Property damage in main campus parking lot vexes students

With new improvements to the main campus this semester, one issue still remains—parking lot security. Students this semester continue to complain of damage caused to their vehicles. One of these students, first-year psychology major Ramtin Vafa, described two instances of his Mercedes C250 being keyed as well as being involved in a hit-and-run.

One day during the fall semester, Vafa parked his car in the downstairs lot. About an hour later, Vafa returned to find a deep slash mark on his door, the perpetrator nowhere in sight.

“Somebody was pissed off at me for whatever reason,” Vafa supposed. He reported the crime to a police officer, who could not find the culprit but suggested that Vafa park in the upstairs lot where security cameras from the Humanities and Social Sciences building may be able to catch sight of his car.

Later in the semester, Vafa noticed a long, shallow marking under the first. Once again he notified the police, who stated that their security cameras were not functioning at the time and therefore could not capture the keying.

In between both keying events Vafa was the victim of a hit-and-run when he parked in the angled lanes towards the entrance of the lot. Police searched for evidence of new damage to a car whose paint matched the scratches on Vafa’s car, but none was found.

Parking lot horror stories such as Vafa’s are not uncommon. According to Sergeant Jere Romano of the Santa Monica College Police Department, officers have responded to 48 hit-and-run incidents within the current 2013-2014 academic year.

On the first Monday of the spring semester, second-year student Nagar Pousti returned to her car in the morning when her friend pointed out a foot-long scratch on her Honda Pilot.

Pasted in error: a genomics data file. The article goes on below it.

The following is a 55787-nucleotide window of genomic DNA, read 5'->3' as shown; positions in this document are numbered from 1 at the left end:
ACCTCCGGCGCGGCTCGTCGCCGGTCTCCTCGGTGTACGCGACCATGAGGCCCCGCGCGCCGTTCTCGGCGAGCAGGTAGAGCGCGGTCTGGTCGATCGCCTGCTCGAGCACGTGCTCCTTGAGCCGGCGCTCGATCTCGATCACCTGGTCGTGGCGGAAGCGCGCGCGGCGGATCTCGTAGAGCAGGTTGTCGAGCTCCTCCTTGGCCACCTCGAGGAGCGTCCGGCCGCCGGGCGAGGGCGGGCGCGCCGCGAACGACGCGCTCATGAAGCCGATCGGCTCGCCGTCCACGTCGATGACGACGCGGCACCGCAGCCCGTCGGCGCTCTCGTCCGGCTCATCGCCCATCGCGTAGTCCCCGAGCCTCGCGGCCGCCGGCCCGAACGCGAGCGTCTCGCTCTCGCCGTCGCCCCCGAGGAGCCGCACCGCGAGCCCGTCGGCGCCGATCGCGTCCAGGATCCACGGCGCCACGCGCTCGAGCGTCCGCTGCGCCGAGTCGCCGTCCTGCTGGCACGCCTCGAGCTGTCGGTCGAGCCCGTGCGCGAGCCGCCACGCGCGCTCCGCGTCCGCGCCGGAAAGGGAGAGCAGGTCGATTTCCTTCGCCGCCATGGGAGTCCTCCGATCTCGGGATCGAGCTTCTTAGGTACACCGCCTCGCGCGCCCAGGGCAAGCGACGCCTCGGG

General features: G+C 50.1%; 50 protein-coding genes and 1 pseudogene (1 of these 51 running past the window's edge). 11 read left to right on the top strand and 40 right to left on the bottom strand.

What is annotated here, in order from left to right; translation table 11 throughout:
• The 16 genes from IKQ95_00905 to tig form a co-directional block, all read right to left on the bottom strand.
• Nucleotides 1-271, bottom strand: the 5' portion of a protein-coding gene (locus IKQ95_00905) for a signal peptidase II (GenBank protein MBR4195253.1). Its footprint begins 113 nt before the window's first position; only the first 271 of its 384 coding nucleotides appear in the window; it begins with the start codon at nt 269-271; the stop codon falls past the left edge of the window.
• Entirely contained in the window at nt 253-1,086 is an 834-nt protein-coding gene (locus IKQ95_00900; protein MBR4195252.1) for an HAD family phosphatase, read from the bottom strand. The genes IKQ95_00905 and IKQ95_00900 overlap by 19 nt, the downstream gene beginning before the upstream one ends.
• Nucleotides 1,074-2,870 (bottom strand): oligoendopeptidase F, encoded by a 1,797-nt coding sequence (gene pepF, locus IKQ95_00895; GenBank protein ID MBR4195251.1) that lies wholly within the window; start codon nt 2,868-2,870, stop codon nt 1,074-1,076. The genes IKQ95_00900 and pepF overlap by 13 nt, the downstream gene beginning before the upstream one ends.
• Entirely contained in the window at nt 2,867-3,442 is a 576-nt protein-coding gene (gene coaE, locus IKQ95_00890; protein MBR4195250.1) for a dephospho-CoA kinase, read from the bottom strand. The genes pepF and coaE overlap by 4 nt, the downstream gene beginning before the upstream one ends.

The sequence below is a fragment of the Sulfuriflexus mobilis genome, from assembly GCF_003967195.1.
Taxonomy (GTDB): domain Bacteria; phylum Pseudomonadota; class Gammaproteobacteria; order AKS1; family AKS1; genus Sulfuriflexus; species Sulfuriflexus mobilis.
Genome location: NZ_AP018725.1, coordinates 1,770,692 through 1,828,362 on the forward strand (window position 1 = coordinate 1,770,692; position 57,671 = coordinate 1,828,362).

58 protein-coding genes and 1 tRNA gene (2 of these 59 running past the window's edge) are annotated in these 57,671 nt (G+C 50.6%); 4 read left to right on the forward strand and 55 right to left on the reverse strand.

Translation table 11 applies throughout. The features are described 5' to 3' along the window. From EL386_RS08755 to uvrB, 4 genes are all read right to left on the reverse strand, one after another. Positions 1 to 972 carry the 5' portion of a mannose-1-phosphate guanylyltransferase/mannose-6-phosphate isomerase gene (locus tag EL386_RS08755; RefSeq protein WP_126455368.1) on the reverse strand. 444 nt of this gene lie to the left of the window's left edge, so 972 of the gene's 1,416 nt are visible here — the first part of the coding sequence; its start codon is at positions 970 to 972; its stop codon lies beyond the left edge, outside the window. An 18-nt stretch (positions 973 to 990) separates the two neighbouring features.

“I was mad, I started screaming,” said Pousti. “I think I found the person but I’m not sure. The cops are trying to investigate.”

First-year student Vivian Sabouhi was also victim of a hit-and-run.

“It happened fall semester. I was parked and when I came back from class I saw my back bumper just full of white paint,” Sabouhi said. In Sabouhi’s case, there were no witnesses to document the offense toward her BMW 328i.

The experiences of the aforementioned students are not unique, but instead recurring events, according to Pousti, “I have seen it happen so many times with my own eyes, to other cars.”

To prevent the unnecessary time and money spent tending to damaged cars, Vafa suggests that the school beef up security measures.

“At least put cameras in each corner, because even if someone is not getting hit, one may literally go deal drugs in the parking lot and no one would even know. You can get away with anything.”

However, implementing new security measures is unlikely to improve one’s ability to park without striking the car nearby, Romano pointed out. He would like students to become more involved in the process of safety themselves, encouraging them to report any accidents they see.

To contact the SMC Police Department after perceiving property damage to one’s own vehicle, students should call the non-emergency phone number at 310-434-4608 or flag down the nearest Parking Enforcement Officer for assistance. To report a hit-and-run, call 310-434-4300.